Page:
Winds as high as 55kph hitting the coast as chance of rain increases across the country.
UAE weather: rain and sandstorms to affect visibility on roads
DUBAI // The unsettled weather that has gripped the country over the past few weeks is expected to continue to at least Thursday, the weather bureau has warned.
Motorists and fishermen have been warned that strong winds on Wednesday will result in poor visibility on the roads and rough seas off the UAE.
Coastal areas can expect winds of up to 55kph while inland they will reach 35kph, strong enough for forecasters to warn motorists of poor visibility on the roads and fishermen of rough seas.
The National Centre of Meteorology and Seismology (NCMS) in Abu Dhabi said there was also a chance of rain in parts of the country on Wednesday morning.
Wet weather coupled with low visibility caused by dust and sand being picked up by the fresher air will make driving conditions potentially hazardous.
“It is normal at this time of year but people should be cautious,” said the forecaster. “Visibility will be poor in inland areas as the winds kick up dust and sand into the air.”
On Tuesday, Al Ain and Jebel Hafeet experienced blustery conditions that resulted in debris being scattered across roads and pavements.
The high winds are also expected to significantly reduce daytime temperatures, with cloud cover and fresher air also present.
Hussein Al Hajri, president of the UAQ Fishermen’s Association, said a ban on going to sea during the bad weather was already in place.
The coastguard and police were monitoring the seas to stop anyone from going out, he said.
“The association has already informed its members through notices and word of mouth not to go to sea until the rough waters stabilise,” Mr Al Hajri said.
“Members are also advised to listen to the radio and check with the office for the state of the sea in the coming days before planning any fishing.”
Others, however, are looking forward to the rougher conditions, with surfers expected to take to the waves in numbers.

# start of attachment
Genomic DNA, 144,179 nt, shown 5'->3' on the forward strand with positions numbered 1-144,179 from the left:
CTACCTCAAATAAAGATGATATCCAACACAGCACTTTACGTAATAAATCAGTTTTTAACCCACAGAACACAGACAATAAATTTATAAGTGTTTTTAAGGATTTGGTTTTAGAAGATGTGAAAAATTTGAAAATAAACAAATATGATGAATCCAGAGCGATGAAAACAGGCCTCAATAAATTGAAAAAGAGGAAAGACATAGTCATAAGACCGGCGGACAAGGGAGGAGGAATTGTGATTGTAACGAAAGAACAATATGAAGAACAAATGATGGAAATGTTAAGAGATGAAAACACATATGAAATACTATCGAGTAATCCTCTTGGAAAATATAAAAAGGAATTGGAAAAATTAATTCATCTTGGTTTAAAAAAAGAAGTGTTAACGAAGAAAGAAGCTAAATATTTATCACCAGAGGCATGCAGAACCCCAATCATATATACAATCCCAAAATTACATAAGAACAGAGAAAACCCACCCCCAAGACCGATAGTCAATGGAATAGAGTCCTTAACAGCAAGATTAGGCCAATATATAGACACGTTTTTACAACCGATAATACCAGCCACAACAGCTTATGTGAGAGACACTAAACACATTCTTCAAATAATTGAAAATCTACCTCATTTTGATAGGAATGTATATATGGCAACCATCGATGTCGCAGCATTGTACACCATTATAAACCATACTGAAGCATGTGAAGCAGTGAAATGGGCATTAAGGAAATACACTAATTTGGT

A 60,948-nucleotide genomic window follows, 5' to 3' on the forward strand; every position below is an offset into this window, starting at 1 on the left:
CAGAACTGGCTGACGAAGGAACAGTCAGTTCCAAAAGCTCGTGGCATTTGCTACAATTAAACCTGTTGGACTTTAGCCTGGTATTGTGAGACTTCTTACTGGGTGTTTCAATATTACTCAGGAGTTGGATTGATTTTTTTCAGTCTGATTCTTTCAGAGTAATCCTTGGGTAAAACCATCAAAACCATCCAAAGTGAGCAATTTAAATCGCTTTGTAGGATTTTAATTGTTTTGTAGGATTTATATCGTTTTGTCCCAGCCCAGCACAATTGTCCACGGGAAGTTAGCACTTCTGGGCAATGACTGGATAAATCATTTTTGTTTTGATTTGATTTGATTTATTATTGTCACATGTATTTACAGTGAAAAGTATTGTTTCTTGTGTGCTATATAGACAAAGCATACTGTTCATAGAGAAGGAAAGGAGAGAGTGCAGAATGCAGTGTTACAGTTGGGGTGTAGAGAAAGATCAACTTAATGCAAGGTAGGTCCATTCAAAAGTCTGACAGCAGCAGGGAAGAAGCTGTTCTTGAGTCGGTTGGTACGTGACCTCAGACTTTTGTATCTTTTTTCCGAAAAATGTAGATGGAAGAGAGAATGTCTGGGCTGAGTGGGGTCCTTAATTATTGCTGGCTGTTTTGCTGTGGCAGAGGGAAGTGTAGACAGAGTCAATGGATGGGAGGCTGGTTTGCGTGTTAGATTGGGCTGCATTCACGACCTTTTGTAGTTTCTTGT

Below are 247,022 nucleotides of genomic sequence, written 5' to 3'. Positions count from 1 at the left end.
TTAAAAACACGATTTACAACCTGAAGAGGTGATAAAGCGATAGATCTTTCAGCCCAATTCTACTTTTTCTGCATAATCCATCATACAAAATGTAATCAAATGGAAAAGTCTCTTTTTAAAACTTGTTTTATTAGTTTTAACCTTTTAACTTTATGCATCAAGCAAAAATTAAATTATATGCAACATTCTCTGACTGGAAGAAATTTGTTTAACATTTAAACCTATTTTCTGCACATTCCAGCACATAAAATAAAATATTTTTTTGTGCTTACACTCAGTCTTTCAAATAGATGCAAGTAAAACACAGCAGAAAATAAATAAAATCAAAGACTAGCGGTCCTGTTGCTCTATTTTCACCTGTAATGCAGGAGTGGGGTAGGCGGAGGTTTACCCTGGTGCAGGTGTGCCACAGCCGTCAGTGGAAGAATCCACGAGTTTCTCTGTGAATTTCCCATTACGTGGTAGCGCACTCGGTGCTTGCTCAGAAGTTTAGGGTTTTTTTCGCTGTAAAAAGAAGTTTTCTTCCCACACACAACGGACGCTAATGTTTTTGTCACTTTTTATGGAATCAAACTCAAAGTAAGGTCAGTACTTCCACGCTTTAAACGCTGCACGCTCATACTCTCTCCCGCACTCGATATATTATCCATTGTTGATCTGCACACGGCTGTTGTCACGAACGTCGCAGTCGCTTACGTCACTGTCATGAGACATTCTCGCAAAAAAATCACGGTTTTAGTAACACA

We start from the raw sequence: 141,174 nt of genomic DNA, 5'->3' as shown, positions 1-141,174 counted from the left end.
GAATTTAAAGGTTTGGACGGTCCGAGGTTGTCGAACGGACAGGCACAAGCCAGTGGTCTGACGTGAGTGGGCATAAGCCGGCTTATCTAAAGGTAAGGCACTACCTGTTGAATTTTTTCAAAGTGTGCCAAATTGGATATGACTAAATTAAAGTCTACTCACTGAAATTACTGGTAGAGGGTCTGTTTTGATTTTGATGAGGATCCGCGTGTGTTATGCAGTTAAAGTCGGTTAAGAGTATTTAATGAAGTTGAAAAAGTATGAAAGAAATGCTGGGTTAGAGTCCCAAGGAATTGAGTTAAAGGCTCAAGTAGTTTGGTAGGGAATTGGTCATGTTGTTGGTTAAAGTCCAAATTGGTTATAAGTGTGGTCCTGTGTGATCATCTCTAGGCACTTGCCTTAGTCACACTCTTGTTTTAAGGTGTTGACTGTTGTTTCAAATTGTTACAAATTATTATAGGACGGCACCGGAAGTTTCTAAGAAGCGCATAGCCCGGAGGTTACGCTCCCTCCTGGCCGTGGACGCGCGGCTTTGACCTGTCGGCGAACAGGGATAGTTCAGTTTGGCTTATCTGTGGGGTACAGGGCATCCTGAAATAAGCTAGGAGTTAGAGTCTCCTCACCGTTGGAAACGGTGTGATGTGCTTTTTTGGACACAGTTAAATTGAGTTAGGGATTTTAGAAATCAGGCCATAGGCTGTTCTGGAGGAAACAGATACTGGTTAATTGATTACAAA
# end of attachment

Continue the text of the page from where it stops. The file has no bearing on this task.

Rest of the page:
“For us, it is fantastic as we don’t get big waves that often in Dubai,” said Daniel van Dooren, from Surf Dubai. “I think many surfers will be there from about 7am until the sun goes down.”
However, the rougher conditions will mean that surf lessons are not likely to take place.
“The key thing is safety and we wouldn’t be taking people out into the water for lessons if the sea is too rough,” Mr Van Dooren added.
“Although it’s good for surfers, I would urge caution for normal beachgoers who are not strong swimmers, as they could get into a bit of trouble.”
Rip currents were a particular concern, especially at Jumeirah beach near the Burj Al Arab.
“What has happened is that, due to the construction on the right side, the beach has become a mini bay,” said Mr Van Dooren.
This means the water does not break as normal and instead results in a strong current flowing back out to sea, he said.
“Rip currents are in areas where there are no waves and the water seems calmer, which is why swimmers often go to those areas,” he said.
“The water in these areas tends to be deeper and also murkier. It’s easy for a swimmer to get dragged under and then be swept out to sea.
“If there are surfers in the water then they will help people out if they spot someone in trouble.”
* Additional reporting from Yasin Kakande